Locating in Kanazawa city, Nagamachi is an old samurai district where you can go back time to the Edo Period. There are narrow streets, mud walls, samurai residence, and the oldest canal in Kanazawa flows through the area. This is the place where people love to dress up in Kimono and stroll around to take photos.

The name Kanazawa, which literally means marsh of gold, is said to be originated from a legend that the peasant Imohori Togoro who washed gold dust in a local marsh. The history of gold leaf production dates back to the end of 16th century but it was restricted to be produced in Edo (Tokyo today) and Kyoto at the time. Kanazawa, with the suitable climate, temperature, humidity, water, and highly skilled craftsmen was only revived publicly in the second half of the 19th century. Today, over 98% of the gold leaf was produced in Kanazawa, Ishikawa Japan. When you visit Kanazawa, you will see a lot of gold leaf products and you may experience making a lacquer ware with gold leaf yourself. It’s fun!

Matsumoto Castle was originally built with 3 rings of moats. After the Meiji Restoration, most of the outer-most ring was filled to make ways for cosmopolitan development. However, you may still experience a leisure walk around a tranquil and clean castle town near Matsumoto Castle with souvenir shops, cafes, restaurants, and more than 20 natural drinkable spring water within 10 minutes walk between JR Matsumoto Station and Matsumoto Castle.

Nachi Taisha (Grand Shrine) is among the three most important shrines in Kumano that was listed as part of the UNESCO World Heritage Sacred Sites and Pilgrimage Routes of the Kii Mountain Range in Japan. The other two shrines are Hayatama Taisha Grand Shrine and Hongu Taisha Grand Shrine. Nachi Grand Shrine is believed to be the place where you can find and meet your destiny. Locating half way up Nachi Mountain, Kumano Nachi Grand Shrine is about 350 meters above sea level. It is a unique place where you can find both Shinto shrines and Buddhist temples in one location, take a hike on an ancient cobblestone path surrounded by hundreds of years old cedar trees, as well as to see the tallest waterfall in Japan. Besides, you may try out some elegant outfits back in the Heian Period (794-1185) and take photos in the area. It’s a great experience! If you drive, there are a few parking lots close to each tourist attraction. If you take JR, simply get on the regular bus that runs between JR Kii-Karuusa…

Locating up on the hill of the foreign residence area back in the old days in Kobe city center, Kitano Tenman Shrine stands out as a traditional structure in an area filled with European-style houses. The Kitano Tanman Shrine is one of the major Shinto Shrines where people make wishes particularly for “Success in Examinations”. Kitano Tenman Shrine worships Sugawara no Michizane (菅原道真)who was a scholar, poet and politician during the Heian Period (794-1185) of Japan. He is highly regarded as an excellent poet and now revered as the God of Academics in Shinto, or commonly known as Tenman-Tenjin (天滿天神). He was a high-ranking government official but got demoted and exiled to Daizaifu in Fukuoka Japan where he passed away. The Kitano Tenmangu in Koyoto was the first and remain the main shrine built over 1,000 years ago to worship this enshrined “God of Academics”. The second most popular Tenman Shrine is the Daizaifu Tenmangu which was built over his grave in Fukuoka Japan. Many students and parents come to make wishes before the examination periods. Today, more than 12,000…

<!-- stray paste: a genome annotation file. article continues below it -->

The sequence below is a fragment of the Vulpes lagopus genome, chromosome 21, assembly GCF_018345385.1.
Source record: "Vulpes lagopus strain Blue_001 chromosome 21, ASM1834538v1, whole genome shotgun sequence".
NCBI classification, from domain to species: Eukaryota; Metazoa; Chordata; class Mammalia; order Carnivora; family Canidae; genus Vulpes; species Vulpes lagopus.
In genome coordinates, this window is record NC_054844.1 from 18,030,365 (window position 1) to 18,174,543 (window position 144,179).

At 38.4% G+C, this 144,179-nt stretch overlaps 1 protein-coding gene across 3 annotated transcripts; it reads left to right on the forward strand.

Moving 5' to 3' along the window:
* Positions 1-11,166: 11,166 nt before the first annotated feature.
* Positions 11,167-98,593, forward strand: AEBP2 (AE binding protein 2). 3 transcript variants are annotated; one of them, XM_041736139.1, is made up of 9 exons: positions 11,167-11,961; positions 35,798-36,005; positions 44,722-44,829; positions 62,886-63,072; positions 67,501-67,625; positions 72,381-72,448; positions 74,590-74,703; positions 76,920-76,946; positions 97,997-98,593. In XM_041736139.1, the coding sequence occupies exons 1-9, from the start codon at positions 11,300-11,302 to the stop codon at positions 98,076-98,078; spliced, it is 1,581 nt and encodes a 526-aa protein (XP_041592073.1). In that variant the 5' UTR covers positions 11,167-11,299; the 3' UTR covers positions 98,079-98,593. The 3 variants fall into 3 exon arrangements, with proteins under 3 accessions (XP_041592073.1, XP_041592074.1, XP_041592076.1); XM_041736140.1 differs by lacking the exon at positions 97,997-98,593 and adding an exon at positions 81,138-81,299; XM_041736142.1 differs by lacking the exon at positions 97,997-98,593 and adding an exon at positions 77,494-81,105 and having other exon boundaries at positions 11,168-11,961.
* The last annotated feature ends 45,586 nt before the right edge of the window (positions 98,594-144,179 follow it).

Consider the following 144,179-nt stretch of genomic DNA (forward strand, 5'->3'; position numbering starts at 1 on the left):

Visiting the most sacred shrine of Japan, the Inner Shrine in Ise Jingu (Grand Shrine) in the morning, I head out for lunch in Oharai-Machi which is a “Shrine Town” right by the entrance of Ise Grand Shrine. It is a 800-meter long interesting town filled with restaurants, cafes, bars, old buildings selling souvenirs, snacks and all kinds of merchants made in Ise Shima and Mie Prefecture. In addition to the main street, there is a special area in the middle of the street called Okage-Yokocho. It is a unique section replicating a small town back in the Edo and Meiji Periods. There are restaurants selling local food, merchant shops that sell traditional toys, candies and souvenirs. The Ise Shrine Town is a really nice place to walk around and have simple lunch and snacks in the afternoon. The street is paralleled to the Isuzu River so you may also take a walk along the riverbank. Please note that the shops open early in the morning but close at 5pm in the winter, 6pm in spring and 7pm in the summer.…

Ise Jingu or Ise Grand Shrine is a complex of 125 Shinto shrines, occupying one fifth of land in Ise City. The whole shrine complex covers about 5,500 hectares of land which is around 1/5 of land in Ise City. There two main shrines: the Inner Shrine, Naiku and the Outer Shrine, Geku. The rest are auxiliary shrines around them. All shrine buildings are rebuilt every 20 years for more than 1,300 years. A ceremony called Shikinen Sengu is held to mark the “transfer” of renewed buildings. The Inner Shrine (Naiku) is the most venerable sanctuary in Japan, dedicating to the sun goddess Amaterasu Omikami, the ancestral kami (Shinto deity) of the Imperial family. She was enshrined here over 2,000 years ago and has been respected as a guardian of Japan. Hence the Inner Shrine is more popular. The Outer Shrine is about 10 minutes walk from Ise-shi JR Station and the Inner Shrine is 15 minutes by bus from the station. Travelling with time constraints, I have visited the Inner Shrine this time.

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